The Old Wives' Tale HTML version

IV.1. Frensham's
Matthew Peel-Swynnerton sat in the long dining-room of the Pension Frensham,
Rue Lord Byron, Paris; and he looked out of place there. It was an apartment
about thirty feet in length, and of the width of two windows, which sufficiently
lighted one half of a very long table with round ends. The gloom of the other
extremity was illumined by a large mirror in a tarnished gilt frame, which filled a
good portion of the wall opposite the windows. Near the mirror was a high
folding-screen of four leaves, and behind this screen could be heard the sound of
a door continually shutting and opening. In the long wall to the left of the windows
were two doors, one dark and important, a door of state, through which a
procession of hungry and a procession of sated solemn self- conscious persons
passed twice daily, and the other, a smaller door, glazed, its glass painted with
wreaths of roses, not an original door of the house, but a late breach in the wall,
that seemed to lead to the dangerous and to the naughty. The wall-paper and the
window drapery were rich and forbidding, dark in hue, mysterious of pattern.
Over the state-door was a pair of antlers. And at intervals, so high up as to defy
inspection, engravings and oil-paintings made oblong patches on the walls. They
were hung from immense nails with porcelain heads, and they appeared to depict
the more majestic aspect of man and nature. One engraving, over the
mantelpiece and nearer earth than the rest, unmistakably showed Louis Philippe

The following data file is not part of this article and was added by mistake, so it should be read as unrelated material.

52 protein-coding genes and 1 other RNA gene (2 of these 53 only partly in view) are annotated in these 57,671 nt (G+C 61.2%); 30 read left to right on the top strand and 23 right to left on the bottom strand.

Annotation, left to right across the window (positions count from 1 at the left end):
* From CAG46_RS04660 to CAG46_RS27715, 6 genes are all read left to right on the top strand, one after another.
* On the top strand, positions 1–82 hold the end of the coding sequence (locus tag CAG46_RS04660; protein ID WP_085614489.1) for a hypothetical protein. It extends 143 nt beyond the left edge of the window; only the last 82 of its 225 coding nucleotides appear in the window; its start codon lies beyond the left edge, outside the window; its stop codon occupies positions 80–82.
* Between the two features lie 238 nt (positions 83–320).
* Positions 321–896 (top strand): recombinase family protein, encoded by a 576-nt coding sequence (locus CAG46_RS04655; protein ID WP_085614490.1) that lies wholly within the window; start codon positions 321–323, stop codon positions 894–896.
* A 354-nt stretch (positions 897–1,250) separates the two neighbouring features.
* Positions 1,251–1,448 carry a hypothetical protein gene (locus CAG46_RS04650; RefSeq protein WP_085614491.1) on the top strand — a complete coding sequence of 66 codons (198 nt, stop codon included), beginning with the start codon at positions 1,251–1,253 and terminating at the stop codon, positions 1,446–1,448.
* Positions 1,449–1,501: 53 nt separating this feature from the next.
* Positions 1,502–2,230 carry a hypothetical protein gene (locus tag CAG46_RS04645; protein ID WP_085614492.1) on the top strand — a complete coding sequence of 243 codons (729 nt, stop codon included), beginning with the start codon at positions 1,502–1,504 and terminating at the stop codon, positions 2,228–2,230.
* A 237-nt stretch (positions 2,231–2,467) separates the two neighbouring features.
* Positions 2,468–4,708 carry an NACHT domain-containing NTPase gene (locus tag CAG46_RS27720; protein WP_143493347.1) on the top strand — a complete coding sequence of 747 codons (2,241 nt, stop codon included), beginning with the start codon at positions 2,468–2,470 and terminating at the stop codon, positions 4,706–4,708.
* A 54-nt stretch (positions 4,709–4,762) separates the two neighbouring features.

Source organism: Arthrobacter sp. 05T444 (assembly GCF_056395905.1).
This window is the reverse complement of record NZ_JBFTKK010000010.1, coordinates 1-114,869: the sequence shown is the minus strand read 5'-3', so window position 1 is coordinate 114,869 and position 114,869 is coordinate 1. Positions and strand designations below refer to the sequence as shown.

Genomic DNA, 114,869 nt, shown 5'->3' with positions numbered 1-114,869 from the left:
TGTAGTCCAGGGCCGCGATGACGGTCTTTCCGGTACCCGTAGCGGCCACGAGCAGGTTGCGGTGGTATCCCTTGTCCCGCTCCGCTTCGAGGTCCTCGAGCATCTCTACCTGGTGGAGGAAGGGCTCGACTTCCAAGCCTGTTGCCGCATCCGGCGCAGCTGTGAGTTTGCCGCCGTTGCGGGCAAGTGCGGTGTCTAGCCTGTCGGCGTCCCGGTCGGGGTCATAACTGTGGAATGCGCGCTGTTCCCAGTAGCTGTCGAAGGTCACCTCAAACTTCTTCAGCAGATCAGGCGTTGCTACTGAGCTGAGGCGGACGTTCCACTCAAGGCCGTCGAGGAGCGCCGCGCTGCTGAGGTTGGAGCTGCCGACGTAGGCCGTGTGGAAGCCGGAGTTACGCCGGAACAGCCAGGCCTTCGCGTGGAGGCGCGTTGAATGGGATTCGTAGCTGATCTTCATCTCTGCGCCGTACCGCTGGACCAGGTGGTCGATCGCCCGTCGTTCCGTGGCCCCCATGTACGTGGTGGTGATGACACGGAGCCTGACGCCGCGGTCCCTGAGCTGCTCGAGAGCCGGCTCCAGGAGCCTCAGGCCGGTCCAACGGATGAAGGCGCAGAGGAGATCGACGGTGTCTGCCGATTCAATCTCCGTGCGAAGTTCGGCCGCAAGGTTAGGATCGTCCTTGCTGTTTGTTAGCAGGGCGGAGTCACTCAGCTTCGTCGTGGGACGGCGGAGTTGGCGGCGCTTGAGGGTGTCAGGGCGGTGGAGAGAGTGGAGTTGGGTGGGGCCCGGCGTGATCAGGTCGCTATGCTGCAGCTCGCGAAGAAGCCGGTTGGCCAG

and his family in attitudes of virtue. Beneath this royal group, a vast gilt clock,
flanked by pendants of the same period, gave the right time--a quarter past
And down the room, filling it, ran the great white table, bordered with bowed
heads and the backs of chairs. There were over thirty people at the table, and the
peculiarly restrained noisiness of their knives and forks on the plates proved that
they were a discreet and a correct people. Their clothes--blouses, bodices, and
jackets--did not flatter the lust of the eye. Only two or three were in evening
dress. They spoke little, and generally in a timorous tone, as though silence had
been enjoined. Somebody would half-whisper a remark, and then his neighbour,
absently fingering her bread and lifting gaze from her plate into vacancy, would
conscientiously weigh the remark and half-whisper in reply: "I dare say." But a
few spoke loudly and volubly, and were regarded by the rest, who envied them,
as underbred.
Food was quite properly the chief preoccupation. The diners ate as those eat
who are paying a fixed price per day for as much as they can consume while
observing the rules of the game. Without moving their heads they glanced out of
the corners of their eyes, watching the manoeuvres of the three starched maids
who served. They had no conception of food save as portions laid out in rows on
large silver dishes, and when a maid bent over them deferentially, balancing the
dish, they summed up the offering in an instant, and in an instant decided how
much they could decently take, and to what extent they could practise the
theoretic liberty of choice. And if the food for any reason did not tempt them, or if